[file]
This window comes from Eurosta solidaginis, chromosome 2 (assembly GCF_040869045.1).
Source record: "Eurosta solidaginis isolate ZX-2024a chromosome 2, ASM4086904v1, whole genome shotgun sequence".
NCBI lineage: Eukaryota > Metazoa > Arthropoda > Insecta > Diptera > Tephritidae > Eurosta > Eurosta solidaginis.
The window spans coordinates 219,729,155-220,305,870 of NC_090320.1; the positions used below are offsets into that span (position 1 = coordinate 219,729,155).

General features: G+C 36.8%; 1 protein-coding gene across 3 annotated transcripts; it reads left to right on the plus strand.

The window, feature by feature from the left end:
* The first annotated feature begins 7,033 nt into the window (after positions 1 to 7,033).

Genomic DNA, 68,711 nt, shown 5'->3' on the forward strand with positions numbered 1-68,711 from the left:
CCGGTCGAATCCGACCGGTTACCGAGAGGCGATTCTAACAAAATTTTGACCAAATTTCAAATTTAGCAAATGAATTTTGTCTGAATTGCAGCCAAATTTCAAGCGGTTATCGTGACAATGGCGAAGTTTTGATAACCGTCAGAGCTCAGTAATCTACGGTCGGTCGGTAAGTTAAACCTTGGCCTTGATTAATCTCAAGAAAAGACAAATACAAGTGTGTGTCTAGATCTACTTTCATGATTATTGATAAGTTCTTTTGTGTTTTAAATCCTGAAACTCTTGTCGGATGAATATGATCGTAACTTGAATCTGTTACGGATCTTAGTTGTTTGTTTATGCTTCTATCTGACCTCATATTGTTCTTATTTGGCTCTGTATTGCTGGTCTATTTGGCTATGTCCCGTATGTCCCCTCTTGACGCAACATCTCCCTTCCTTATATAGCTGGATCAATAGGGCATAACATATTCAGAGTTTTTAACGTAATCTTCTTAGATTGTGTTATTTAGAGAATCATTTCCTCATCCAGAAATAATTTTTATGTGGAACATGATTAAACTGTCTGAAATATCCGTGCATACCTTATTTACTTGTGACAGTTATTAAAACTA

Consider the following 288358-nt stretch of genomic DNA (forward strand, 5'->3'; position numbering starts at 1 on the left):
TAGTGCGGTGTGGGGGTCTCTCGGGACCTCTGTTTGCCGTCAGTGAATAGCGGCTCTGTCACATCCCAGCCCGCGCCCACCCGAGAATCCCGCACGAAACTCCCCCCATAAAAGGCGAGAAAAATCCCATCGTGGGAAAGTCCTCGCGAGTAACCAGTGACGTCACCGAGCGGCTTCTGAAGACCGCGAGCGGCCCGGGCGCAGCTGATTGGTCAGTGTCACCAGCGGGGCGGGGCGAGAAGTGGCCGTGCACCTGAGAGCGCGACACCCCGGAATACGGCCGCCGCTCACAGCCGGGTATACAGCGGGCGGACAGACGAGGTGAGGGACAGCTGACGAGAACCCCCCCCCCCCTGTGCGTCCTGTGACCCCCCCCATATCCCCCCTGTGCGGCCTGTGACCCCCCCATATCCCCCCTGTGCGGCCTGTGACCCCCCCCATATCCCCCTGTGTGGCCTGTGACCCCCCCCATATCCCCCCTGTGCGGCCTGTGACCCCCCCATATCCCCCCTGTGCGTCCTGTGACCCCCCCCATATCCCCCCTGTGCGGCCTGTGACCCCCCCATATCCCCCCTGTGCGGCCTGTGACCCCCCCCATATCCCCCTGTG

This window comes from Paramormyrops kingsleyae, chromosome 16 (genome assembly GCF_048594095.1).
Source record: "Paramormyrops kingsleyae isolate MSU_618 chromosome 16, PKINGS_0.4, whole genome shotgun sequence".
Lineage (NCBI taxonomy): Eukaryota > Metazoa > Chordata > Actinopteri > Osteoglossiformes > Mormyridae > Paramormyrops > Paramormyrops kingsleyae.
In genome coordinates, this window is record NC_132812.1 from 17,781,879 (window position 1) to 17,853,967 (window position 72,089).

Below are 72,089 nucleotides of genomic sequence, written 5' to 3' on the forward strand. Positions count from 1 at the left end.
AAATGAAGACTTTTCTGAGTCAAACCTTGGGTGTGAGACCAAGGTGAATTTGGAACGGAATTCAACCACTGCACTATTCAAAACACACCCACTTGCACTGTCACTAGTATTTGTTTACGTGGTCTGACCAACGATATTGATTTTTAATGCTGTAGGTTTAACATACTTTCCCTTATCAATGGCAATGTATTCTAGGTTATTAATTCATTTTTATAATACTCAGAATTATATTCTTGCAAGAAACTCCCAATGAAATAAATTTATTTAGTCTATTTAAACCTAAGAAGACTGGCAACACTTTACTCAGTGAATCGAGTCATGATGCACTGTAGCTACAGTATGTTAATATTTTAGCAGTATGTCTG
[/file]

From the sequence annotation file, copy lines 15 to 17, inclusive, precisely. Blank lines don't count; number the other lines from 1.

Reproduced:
In genome coordinates, this window is record NC_132812.1 from 17,781,879 (window position 1) to 17,853,967 (window position 72,089).

Below are 72,089 nucleotides of genomic sequence, written 5' to 3' on the forward strand. Positions count from 1 at the left end.
AAATGAAGACTTTTCTGAGTCAAACCTTGGGTGTGAGACCAAGGTGAATTTGGAACGGAATTCAACCACTGCACTATTCAAAACACACCCACTTGCACTGTCACTAGTATTTGTTTACGTGGTCTGACCAACGATATTGATTTTTAATGCTGTAGGTTTAACATACTTTCCCTTATCAATGGCAATGTATTCTAGGTTATTAATTCATTTTTATAATACTCAGAATTATATTCTTGCAAGAAACTCCCAATGAAATAAATTTATTTAGTCTATTTAAACCTAAGAAGACTGGCAACACTTTACTCAGTGAATCGAGTCATGATGCACTGTAGCTACAGTATGTTAATATTTTAGCAGTATGTCTG